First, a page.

Congress Renews Credit for Biodiesel Industry

Source: By MATTHEW L. WALD, New York Times • Posted: Friday, January 4, 2013

Steve Hebert for The New York Times
An E15 ethanol blend on sale at a gas station in Kansas. Federal grants seek to increase availability of the higher blends.

The Congressional budget deal brokered this week kept tax breaks in place for a variety of industries, but biodiesel got something even better: a retroactive reinstatement of a dollar-a-gallon credit going back to January 2012, when it lapsed.

The retroactive portion of the credit, which will run through the end of 2013, represents a benefit to the blenders of about $1 billion. And the $1 per gallon of biodiesel amounts to roughly one-quarter of the fuel’s current wholesale price.

With the credit in place, production will be about 1.6 billion gallons this year, estimated Ben Evans, a spokesman for the National Biodiesel Board, a trade association. Without the credit, the industry would have sold only 1.3 billion gallons, he said.

Since a retroactive credit cannot influence behavior, its main effect will be to encourage blenders that produced biodiesel last year to invest more in infrastructure, Mr. Evans said. Had it been in place a year ago, he said, about 300 million more gallons would have been produced.

Any increase in biodiesel production typically draws criticism from environmentalists and others who warn that it will cut into food production. Soybeans make up about 50 percent of the mix, with the rest coming from animal fats, cooking grease and other sources.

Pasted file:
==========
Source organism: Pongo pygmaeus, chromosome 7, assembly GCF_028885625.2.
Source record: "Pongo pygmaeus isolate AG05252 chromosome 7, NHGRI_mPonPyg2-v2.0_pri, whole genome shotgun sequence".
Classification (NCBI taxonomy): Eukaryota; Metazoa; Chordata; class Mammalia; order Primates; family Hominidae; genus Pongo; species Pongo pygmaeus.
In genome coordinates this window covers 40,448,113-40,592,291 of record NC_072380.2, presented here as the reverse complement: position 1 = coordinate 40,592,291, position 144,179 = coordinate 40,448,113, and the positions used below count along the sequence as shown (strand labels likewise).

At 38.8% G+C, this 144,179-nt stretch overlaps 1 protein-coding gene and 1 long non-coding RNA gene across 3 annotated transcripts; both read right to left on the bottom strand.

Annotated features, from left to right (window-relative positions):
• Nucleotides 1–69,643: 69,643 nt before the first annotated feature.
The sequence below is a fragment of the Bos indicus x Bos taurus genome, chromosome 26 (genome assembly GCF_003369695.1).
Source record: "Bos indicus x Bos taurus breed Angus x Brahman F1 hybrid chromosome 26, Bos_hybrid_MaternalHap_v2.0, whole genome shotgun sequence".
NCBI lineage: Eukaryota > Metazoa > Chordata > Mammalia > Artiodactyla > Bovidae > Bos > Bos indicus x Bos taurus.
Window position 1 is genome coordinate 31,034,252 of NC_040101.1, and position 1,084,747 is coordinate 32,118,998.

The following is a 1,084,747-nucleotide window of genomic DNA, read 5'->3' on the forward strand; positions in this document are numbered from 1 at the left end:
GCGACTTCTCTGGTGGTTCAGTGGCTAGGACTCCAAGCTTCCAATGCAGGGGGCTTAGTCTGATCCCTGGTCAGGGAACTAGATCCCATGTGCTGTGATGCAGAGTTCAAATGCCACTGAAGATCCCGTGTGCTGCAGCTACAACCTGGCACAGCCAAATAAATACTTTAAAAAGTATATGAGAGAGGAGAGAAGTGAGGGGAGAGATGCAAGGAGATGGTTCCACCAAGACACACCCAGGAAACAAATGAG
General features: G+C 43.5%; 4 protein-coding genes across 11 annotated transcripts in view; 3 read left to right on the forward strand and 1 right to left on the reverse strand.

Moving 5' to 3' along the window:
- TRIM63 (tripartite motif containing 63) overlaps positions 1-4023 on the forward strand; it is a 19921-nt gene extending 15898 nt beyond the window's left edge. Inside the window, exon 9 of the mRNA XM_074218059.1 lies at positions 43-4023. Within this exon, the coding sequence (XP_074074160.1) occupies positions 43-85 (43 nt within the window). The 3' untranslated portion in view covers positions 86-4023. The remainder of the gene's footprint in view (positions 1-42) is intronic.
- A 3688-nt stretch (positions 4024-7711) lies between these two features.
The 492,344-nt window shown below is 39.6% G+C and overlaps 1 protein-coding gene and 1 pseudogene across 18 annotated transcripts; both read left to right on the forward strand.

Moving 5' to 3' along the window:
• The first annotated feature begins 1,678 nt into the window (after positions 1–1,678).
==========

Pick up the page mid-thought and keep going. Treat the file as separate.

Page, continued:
The fuel itself is usually sold in a blend of 5 to 20 percent biodiesel, with the remainder consisting of petroleum diesel.

A year after Congress eliminated two major subsidies for corn-based ethanol, the market has still not absorbed all the ethanol available. So the budget deal also extends tax credits to help gas stations invest in selling a blend of 85 percent ethanol, or E85, or less.

The package allows a credit of up to $100,000 per filling station. The problem is that there were few takers for a similar credit that was in place last year.

Only 3,000 of the 165,000 gas stations in the United States are equipped to sell ethanol blends higher than 10 percent. And at current prices, the millions of cars now capable of using E85 can cover more miles on E10, a blend that is 10 percent ethanol, for the same price.

With the price of a gallon of ethanol now below the price of a gallon of conventional gasoline, oil companies have incentives to use the material as a fuel supplement regardless of tax policy. And the industry still benefits from a quota that the federal government imposes on the oil industry to use ethanol and other bio-based fuels.

But the incentive for consumers remains weak because a gallon of ethanol has only about two-thirds as much energy as a gallon of conventional gasoline.

For years, experts said that introducing new fuels created a chicken-and-egg problem; nobody would sell the fuel until plenty of vehicles could use it, and nobody would buy the vehicles until filling stations sold it. Yet now there are vehicles and fuel, but few gas stations.

Bob Dinneen, president of the Renewable Fuels Association, said the chicken-and-egg analogy was no longer appropriate. “Maybe we get the egg but not the yolk,” he joked. “We do have the fuel, and the vehicles — we don’t have access to the pump.”